from The American Heritage® Dictionary of the English Language, 4th Edition
- n. Something that has survived the passage of time, especially an object or custom whose original culture has disappeared: "Corporal punishment was a relic of barbarism” ( Cyril Connolly).
- n. Something cherished for its age or historic interest.
- n. An object kept for its association with the past; a memento.
- n. An object of religious veneration, especially a piece of the body or a personal item of a saint.
- n. A corpse; remains.
from Wiktionary, Creative Commons Attribution/Share-Alike License
- n. That which remains; that which is left after loss or decay; a remaining portion.
- n. Something old kept for sentimental reasons.
- n. A part of the body of a saint, or an ancient religious object, kept for veneration.
from the GNU version of the Collaborative International Dictionary of English
- n. That which remains; that which is left after loss or decay; a remaining portion; a remnant.
- n. The body from which the soul has departed; a corpse; especially, the body, or some part of the body, of a deceased saint or martyr; -- usually in the plural when referring to the whole body.
- n. Hence, a memorial; anything preserved in remembrance.
from The Century Dictionary and Cyclopedia
- n. That which remains; that which is left after the consumption, loss, or decay of the rest.
- n. The body of a deceased person; a corpse, as deserted by the soul.
- n. That which is preserved in remembrance; a memento; a sonvenir; a keepsake.
- n. An object held in reverence or affection because connected with some sacred or beloved person deceased; specifically, in the Roman Catholic Church, the Gr. Ch., and some other churches, a saint's body or part of it, or an object supposed to have been connected with the life or body of Christ, of the Virgin Mary, or of some saint or martyr, and regarded therefore as a personal memorial worthy of religions veneration.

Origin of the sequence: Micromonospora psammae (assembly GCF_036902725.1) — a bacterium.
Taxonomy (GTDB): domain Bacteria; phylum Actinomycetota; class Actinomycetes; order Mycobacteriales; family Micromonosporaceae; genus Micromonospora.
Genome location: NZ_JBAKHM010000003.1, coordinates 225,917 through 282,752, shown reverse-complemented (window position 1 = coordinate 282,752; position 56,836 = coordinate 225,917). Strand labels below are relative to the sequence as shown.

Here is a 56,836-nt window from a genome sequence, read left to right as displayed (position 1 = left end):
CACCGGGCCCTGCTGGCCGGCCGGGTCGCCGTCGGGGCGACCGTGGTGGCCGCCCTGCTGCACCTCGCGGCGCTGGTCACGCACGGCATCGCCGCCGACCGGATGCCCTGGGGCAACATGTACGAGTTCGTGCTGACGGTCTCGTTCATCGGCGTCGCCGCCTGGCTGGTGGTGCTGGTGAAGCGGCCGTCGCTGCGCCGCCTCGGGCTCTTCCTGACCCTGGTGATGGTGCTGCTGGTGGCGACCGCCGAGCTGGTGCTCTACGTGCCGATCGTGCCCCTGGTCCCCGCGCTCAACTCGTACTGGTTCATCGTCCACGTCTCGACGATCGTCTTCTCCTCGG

- n. Something dear or precious.
- n. A monument.
- n. Synonyms Remains, Relics. The remains of a dead person are his corpse or his literary works; in the latter case they are, for the sake of distinction, generally called literary remains. We speak also of the remains of a feast, of a city, building, monument, etc. Relics always suggests antiquity; as, the relics of ancient sovereigns, heroes, and especially saints. The singular of relics is used; that of remains is not.
from WordNet 3.0 Copyright 2006 by Princeton University. All rights reserved.
- n. something of sentimental value
- n. an antiquity that has survived from the distant past
Middle English relik, object of religious veneration, from Old French relique, from Late Latin reliquiae, sacred relics, from Latin, remains, from reliquus, remaining, from relinquere, relīqu-, to leave behind; see relinquish.(American Heritage® Dictionary of the English Language, Fourth Edition)
From Middle English, from Old French, from Latin reliquiae ("remains, relics"), from relinquō ("I leave behind, abandon, relinquish"), from re- + linquō ("I leave, quit, forsake, depart from"). (Wiktionary)